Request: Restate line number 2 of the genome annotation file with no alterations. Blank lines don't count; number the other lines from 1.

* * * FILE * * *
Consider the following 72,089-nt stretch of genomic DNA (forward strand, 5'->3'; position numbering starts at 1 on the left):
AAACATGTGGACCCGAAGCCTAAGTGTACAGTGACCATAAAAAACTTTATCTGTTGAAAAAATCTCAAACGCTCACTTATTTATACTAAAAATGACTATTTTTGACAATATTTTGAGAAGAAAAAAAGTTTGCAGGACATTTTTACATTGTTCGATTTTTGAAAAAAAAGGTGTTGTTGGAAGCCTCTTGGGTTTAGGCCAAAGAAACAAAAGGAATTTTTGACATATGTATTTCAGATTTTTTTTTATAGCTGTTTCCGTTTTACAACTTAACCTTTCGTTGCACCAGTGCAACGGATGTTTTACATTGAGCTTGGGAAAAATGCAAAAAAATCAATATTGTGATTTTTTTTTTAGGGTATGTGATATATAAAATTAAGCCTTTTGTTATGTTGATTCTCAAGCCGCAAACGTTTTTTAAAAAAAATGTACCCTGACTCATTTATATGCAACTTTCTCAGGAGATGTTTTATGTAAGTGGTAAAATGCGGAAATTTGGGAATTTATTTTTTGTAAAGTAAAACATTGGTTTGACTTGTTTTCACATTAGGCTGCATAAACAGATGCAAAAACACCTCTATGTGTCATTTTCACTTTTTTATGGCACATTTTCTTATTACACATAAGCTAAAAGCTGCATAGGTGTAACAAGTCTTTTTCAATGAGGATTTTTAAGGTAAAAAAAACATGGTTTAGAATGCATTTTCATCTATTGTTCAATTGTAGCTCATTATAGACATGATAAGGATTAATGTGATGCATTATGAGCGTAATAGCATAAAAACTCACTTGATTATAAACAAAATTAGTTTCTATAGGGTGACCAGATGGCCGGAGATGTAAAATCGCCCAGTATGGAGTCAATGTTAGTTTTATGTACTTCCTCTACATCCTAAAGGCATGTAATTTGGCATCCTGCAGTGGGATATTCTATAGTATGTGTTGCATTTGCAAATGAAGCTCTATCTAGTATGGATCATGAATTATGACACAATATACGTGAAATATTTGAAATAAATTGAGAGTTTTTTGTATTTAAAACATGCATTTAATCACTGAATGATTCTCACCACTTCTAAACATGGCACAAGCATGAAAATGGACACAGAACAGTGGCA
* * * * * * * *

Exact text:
AAACATGTGGACCCGAAGCCTAAGTGTACAGTGACCATAAAAAACTTTATCTGTTGAAAAAATCTCAAACGCTCACTTATTTATACTAAAAATGACTATTTTTGACAATATTTTGAGAAGAAAAAAAGTTTGCAGGACATTTTTACATTGTTCGATTTTTGAAAAAAAAGGTGTTGTTGGAAGCCTCTTGGGTTTAGGCCAAAGAAACAAAAGGAATTTTTGACATATGTATTTCAGATTTTTTTTTATAGCTGTTTCCGTTTTACAACTTAACCTTTCGTTGCACCAGTGCAACGGATGTTTTACATTGAGCTTGGGAAAAATGCAAAAAAATCAATATTGTGATTTTTTTTTTAGGGTATGTGATATATAAAATTAAGCCTTTTGTTATGTTGATTCTCAAGCCGCAAACGTTTTTTAAAAAAAATGTACCCTGACTCATTTATATGCAACTTTCTCAGGAGATGTTTTATGTAAGTGGTAAAATGCGGAAATTTGGGAATTTATTTTTTGTAAAGTAAAACATTGGTTTGACTTGTTTTCACATTAGGCTGCATAAACAGATGCAAAAACACCTCTATGTGTCATTTTCACTTTTTTATGGCACATTTTCTTATTACACATAAGCTAAAAGCTGCATAGGTGTAACAAGTCTTTTTCAATGAGGATTTTTAAGGTAAAAAAAACATGGTTTAGAATGCATTTTCATCTATTGTTCAATTGTAGCTCATTATAGACATGATAAGGATTAATGTGATGCATTATGAGCGTAATAGCATAAAAACTCACTTGATTATAAACAAAATTAGTTTCTATAGGGTGACCAGATGGCCGGAGATGTAAAATCGCCCAGTATGGAGTCAATGTTAGTTTTATGTACTTCCTCTACATCCTAAAGGCATGTAATTTGGCATCCTGCAGTGGGATATTCTATAGTATGTGTTGCATTTGCAAATGAAGCTCTATCTAGTATGGATCATGAATTATGACACAATATACGTGAAATATTTGAAATAAATTGAGAGTTTTTTGTATTTAAAACATGCATTTAATCACTGAATGATTCTCACCACTTCTAAACATGGCACAAGCATGAAAATGGACACAGAACAGTGGCA